MIAMI: A charter flight carrying dozens of US citizens fleeing spiralling gang violence in Haiti has landed in Miami, US State Department officials said. More than 30 US citizens were on the government-chartered flight that landed on Sunday, officials said in a statement. It arrived at the Miami International Airport after the US Embassy in Port-au-Prince earlier this month urged US citizens to leave “as soon as possible” as chaos grips Haiti.
Passenger Avlot Quessa, who lives in Boston, travelled from the centre of the country to board the charter flight after going to Haiti last month for what was supposed to be a weeklong trip to visit his mother.
“It’s just terrible … The suffering, you can only imagine,” Quessa told the Miami Herald of the nearby Caribbean nation. “Haiti is my homeland and it’s very stressful to see the homeland going through this act of violence, destruction … and they are our neighbours.”
Haiti’s main airport in Port-au-Prince remains closed following gang attacks that have raged through Haiti in recent weeks, pushing many people to the brink of famine. Government and aid agencies this weekend reported looting of aid supplies as the situation worsened.
The State Department announced on Saturday that it would offer limited charter flights for American citizens from the less chaotic northern city of Cap-Haitien.
Officials said they could not provide ground transportation to Cap-Haitien and that US citizens should consider the charter flights “only if you think you can reach Cap-Haitien airport safely”.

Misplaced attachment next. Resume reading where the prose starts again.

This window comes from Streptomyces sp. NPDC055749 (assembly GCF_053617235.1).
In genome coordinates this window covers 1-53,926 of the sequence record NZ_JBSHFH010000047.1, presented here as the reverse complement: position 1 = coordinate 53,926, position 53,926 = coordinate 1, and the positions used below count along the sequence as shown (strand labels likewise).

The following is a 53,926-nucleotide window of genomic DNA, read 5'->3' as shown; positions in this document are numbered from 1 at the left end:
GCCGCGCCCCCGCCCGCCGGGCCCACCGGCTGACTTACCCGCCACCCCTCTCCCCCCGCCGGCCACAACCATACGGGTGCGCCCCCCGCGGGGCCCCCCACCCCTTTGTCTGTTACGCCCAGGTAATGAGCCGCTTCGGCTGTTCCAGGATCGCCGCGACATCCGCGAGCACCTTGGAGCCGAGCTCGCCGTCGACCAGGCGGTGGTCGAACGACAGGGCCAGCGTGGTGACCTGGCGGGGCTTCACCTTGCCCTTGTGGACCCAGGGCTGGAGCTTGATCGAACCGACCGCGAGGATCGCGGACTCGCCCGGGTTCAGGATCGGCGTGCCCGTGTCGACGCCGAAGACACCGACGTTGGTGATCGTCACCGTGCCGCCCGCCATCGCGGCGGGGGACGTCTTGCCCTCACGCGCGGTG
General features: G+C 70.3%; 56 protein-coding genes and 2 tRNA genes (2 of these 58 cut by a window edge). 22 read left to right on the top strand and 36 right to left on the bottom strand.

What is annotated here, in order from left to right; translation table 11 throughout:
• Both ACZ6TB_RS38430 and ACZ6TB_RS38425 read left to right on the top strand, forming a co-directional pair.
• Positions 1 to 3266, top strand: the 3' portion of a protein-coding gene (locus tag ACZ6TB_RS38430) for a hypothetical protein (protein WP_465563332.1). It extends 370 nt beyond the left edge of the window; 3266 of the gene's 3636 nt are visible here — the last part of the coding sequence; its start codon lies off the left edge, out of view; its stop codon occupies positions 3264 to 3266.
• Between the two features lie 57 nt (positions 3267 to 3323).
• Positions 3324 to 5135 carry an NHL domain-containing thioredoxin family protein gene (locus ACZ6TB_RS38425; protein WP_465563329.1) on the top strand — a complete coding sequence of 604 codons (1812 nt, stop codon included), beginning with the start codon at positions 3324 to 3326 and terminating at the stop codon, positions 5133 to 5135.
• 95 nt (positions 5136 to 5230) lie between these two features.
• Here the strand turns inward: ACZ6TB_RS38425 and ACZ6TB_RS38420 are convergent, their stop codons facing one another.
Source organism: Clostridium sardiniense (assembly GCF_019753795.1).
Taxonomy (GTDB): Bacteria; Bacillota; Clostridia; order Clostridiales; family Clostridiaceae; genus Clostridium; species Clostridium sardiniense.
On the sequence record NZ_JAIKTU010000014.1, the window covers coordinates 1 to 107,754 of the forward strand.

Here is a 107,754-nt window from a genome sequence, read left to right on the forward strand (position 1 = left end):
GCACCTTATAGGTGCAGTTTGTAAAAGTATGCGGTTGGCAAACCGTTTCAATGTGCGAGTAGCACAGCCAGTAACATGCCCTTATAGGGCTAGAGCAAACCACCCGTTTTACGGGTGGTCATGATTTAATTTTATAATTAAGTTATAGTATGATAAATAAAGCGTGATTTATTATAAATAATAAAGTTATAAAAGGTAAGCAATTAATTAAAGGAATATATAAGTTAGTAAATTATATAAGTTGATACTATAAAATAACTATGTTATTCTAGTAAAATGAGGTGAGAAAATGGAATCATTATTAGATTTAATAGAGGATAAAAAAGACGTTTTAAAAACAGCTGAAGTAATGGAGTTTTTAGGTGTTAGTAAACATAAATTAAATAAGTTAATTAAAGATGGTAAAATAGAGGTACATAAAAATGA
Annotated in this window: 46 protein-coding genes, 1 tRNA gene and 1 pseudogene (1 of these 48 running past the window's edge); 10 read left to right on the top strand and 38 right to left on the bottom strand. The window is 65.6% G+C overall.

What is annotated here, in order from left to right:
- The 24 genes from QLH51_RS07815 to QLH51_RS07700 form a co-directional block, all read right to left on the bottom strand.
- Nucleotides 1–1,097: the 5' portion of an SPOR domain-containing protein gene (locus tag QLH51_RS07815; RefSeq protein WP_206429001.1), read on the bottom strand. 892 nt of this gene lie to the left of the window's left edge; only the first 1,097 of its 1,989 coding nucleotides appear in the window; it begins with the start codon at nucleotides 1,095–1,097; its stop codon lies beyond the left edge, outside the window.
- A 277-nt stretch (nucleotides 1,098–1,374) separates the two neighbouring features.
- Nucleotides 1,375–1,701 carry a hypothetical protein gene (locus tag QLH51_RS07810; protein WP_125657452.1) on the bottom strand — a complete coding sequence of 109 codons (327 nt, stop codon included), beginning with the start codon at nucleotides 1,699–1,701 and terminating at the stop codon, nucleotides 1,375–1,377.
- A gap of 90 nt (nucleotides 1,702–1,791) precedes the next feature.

“We encourage US citizens still in Haiti who seek to depart to contact the Department of State using the crisis intake form on our website if they have not already done so,” the agency said.
People taking the US government-coordinated flights must sign a promissory bill agreeing to reimburse the government.
Another passenger on Sunday’s flight, Marie Lucie St Fleur, 69, of West Palm Beach, said she feels most at home in Haiti and it pains her to see what her homeland is enduring.
“I don’t feel well at all. I would like to live in my country and I can’t,” she said while sitting in a wheelchair.
The State Department said government officials in Miami were helping the newly arrived evacuees to determine their next steps.
The US military last week flew in additional forces to bolster security at the US Embassy, which is in a neighbourhood largely controlled by gangs.

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